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South Wairarapa Residents Put Forward Case For Rural Ward

A rural ward is on the wish list for a group of South Wairarapa residents who say it will ensure “the diverse needs of all residents are met”.

South Wairarapa District Council [SWDC] is currently undertaking a representation review to ensure its communities are fairly represented at the council table.

A review is required every six years under the Local Government Act and must consider things like how many elected members there are, community boards, and ward names and their boundaries.

The current council arrangement is a mayor and nine councillors: Three from each of the Greytown, Featherston, and Martinborough wards.

Warren Woodgyer, who is deputy chair of the Greytown Community Board, has given feedback to the council on behalf of himself, Mike Gray, Perry Cameron, Claire Bleakley, Mary Tipoki, and Jim Hedley, who form the group Citizens for Democratic Quality Community Governance.

Woodgyer said they believed introducing a rural ward would “significantly benefit our community by ensuring that the unique needs and concerns of rural residents are adequately represented and addressed”.

The total population of South Wairarapa is 11,900, with 4260 of these people living rurally, Woodgyer said.

The group proposed that based on population, there should be three councillors elected from a rural ward, and two councillors elected from each of Featherston, Greytown, and Martinborough wards.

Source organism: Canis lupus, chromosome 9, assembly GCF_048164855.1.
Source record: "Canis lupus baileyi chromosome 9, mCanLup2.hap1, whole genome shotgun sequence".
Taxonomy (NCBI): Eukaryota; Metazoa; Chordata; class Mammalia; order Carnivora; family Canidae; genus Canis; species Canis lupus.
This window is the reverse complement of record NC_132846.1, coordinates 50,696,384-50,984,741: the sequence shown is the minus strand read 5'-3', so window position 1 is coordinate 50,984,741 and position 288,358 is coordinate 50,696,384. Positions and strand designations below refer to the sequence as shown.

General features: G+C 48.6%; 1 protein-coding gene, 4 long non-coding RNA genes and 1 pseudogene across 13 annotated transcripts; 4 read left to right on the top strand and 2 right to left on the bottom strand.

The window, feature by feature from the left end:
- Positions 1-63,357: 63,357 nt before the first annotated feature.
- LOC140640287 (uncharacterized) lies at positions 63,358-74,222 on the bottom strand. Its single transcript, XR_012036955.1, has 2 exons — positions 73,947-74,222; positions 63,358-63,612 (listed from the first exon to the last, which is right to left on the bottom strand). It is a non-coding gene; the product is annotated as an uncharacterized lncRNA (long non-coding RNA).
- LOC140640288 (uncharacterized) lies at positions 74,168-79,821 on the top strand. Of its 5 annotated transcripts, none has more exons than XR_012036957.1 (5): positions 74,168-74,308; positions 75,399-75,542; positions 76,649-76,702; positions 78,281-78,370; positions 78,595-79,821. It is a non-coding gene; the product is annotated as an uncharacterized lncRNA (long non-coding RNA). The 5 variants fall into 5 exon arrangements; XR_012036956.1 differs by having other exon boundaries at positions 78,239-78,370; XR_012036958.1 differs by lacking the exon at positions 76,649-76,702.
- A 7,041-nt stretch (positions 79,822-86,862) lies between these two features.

“Rural councillors can advocate more effectively for the specific needs of rural communities, such as agricultural issues, land management, and rural infrastructure,” Woodgyer said.

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“Representation by individuals who understand the distinct challenges faced by rural areas ensure these issues are not overlooked.”

As part of the representation review, SWDC voted to introduce a Māori Ward for the 2025 election, so this will need to be included in any final structure.

The proposed arrangement will be approved by the council’s Strategy Working Committee on July 3 which will then go out for public consultation.

Hearings and deliberations would be held in September with a view to confirm the representation option in early October.

Each elected member should represent roughly the same number of people.

The population of each ward, divided by the number of members to be elected by their ward, must produce a figure no more than 10 per cent greater or smaller than the population of the district, divided by the total of elected members.

For example, if the population of a district is 10,000 people and there are 10 elected councillors, the arrangement of wards and councillors must be organised so that each councillor represents about 1000 people.

-LDR is local body journalism co-funded by RNZ and NZ On Air.

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